For some tin* allure of the art store and its contents is never enough and the route to creating truly original art is in re-appropriating existing or 'found* objects. Some illustrators create images from collaged elements, mixing and layering in both analogue and digital formats to create new variants.

Collage is not a new art form, it originally came to prominence with the birth of photography, but appears to have been given a new lease of life by digital technology. Originally created by graphic designers, the first to master the Mac in the late 1980s, collaged illustrations were created in applications such as Adobe Photoshop. Within a few years the illustrator had gained on lost ground and the range of illustrative expertise in the field of collagc began to expand.

Making pictures from more challenging materials has interested illustrators wanting to ensure that their work is considered original. Using cut and torn coloured paper in the style of Henri Matisse Or creating "liox Art* in the manner of Joseph Cornell has attracted some illustrators away from traditional techniques, whilst others strive to use objects and items previously unused as art materials.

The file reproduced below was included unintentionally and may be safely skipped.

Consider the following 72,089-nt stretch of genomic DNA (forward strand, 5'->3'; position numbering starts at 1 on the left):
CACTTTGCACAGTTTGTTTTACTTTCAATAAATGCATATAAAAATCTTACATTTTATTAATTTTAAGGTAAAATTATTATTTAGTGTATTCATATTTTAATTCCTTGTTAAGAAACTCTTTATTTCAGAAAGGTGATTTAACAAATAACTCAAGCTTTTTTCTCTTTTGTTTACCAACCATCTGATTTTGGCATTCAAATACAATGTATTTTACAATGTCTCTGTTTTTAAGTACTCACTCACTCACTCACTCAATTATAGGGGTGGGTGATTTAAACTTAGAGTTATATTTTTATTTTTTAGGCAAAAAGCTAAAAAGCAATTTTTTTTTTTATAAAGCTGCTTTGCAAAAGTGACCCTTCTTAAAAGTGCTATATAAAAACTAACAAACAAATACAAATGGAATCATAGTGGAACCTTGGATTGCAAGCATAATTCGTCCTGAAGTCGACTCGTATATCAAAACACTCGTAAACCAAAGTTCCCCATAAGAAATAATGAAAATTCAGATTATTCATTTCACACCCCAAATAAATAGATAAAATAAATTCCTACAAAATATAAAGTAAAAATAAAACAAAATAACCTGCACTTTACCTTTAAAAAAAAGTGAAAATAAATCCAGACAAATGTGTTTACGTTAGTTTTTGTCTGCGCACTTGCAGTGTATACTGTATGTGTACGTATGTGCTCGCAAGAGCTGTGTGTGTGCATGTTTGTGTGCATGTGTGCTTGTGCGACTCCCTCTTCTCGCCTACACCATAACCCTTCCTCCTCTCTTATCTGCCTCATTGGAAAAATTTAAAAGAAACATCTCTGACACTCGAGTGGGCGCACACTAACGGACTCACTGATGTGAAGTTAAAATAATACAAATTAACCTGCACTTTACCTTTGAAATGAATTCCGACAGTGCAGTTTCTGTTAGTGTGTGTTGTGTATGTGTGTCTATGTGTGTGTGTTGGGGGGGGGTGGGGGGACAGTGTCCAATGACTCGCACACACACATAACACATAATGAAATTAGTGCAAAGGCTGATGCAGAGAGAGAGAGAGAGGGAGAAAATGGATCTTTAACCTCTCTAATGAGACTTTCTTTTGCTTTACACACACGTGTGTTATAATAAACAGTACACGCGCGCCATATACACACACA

Illustrations created from coloured push pins set into a squared grid, or from cut and painted sheets of tin, or entirely collaged from tiny slivers of banknotes have all appeared in publications. The range of experimentation and sophistication employed across these untried and untested applications sets illustrators apart from others in the design profession; il a material has artistic potential, there is an illustrator ready to master it.

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The Use of Odd Media

1. Drilled holes into MDF board 'Samuel Beckett" for group exhibition Will Tomlinson, 2004